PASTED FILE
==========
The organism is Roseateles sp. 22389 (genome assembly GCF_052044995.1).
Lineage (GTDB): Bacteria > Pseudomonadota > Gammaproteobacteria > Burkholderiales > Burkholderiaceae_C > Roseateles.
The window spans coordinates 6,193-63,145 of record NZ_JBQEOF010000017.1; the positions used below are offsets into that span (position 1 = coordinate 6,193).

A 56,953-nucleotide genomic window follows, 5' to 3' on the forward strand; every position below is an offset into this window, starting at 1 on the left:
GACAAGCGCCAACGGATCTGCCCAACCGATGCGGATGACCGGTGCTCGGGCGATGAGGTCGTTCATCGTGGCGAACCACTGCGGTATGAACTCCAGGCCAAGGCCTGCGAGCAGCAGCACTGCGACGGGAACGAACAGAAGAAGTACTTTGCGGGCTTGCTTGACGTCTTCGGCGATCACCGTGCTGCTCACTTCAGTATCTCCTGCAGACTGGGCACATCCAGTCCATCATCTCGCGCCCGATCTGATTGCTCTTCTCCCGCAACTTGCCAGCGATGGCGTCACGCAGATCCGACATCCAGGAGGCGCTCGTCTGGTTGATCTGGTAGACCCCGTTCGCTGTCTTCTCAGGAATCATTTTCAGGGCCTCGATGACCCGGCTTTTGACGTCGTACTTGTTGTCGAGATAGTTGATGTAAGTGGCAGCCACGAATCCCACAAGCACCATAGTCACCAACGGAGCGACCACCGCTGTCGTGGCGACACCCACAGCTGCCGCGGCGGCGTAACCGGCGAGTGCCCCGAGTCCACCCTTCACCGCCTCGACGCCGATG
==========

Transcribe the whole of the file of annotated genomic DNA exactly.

The organism is Roseateles sp. 22389 (genome assembly GCF_052044995.1).
Lineage (GTDB): Bacteria > Pseudomonadota > Gammaproteobacteria > Burkholderiales > Burkholderiaceae_C > Roseateles.
The window spans coordinates 6,193-63,145 of record NZ_JBQEOF010000017.1; the positions used below are offsets into that span (position 1 = coordinate 6,193).

A 56,953-nucleotide genomic window follows, 5' to 3' on the forward strand; every position below is an offset into this window, starting at 1 on the left:
GACAAGCGCCAACGGATCTGCCCAACCGATGCGGATGACCGGTGCTCGGGCGATGAGGTCGTTCATCGTGGCGAACCACTGCGGTATGAACTCCAGGCCAAGGCCTGCGAGCAGCAGCACTGCGACGGGAACGAACAGAAGAAGTACTTTGCGGGCTTGCTTGACGTCTTCGGCGATCACCGTGCTGCTCACTTCAGTATCTCCTGCAGACTGGGCACATCCAGTCCATCATCTCGCGCCCGATCTGATTGCTCTTCTCCCGCAACTTGCCAGCGATGGCGTCACGCAGATCCGACATCCAGGAGGCGCTCGTCTGGTTGATCTGGTAGACCCCGTTCGCTGTCTTCTCAGGAATCATTTTCAGGGCCTCGATGACCCGGCTTTTGACGTCGTACTTGTTGTCGAGATAGTTGATGTAAGTGGCAGCCACGAATCCCACAAGCACCATAGTCACCAACGGAGCGACCACCGCTGTCGTGGCGACACCCACAGCTGCCGCGGCGGCGTAACCGGCGAGTGCCCCGAGTCCACCCTTCACCGCCTCGACGCCGATG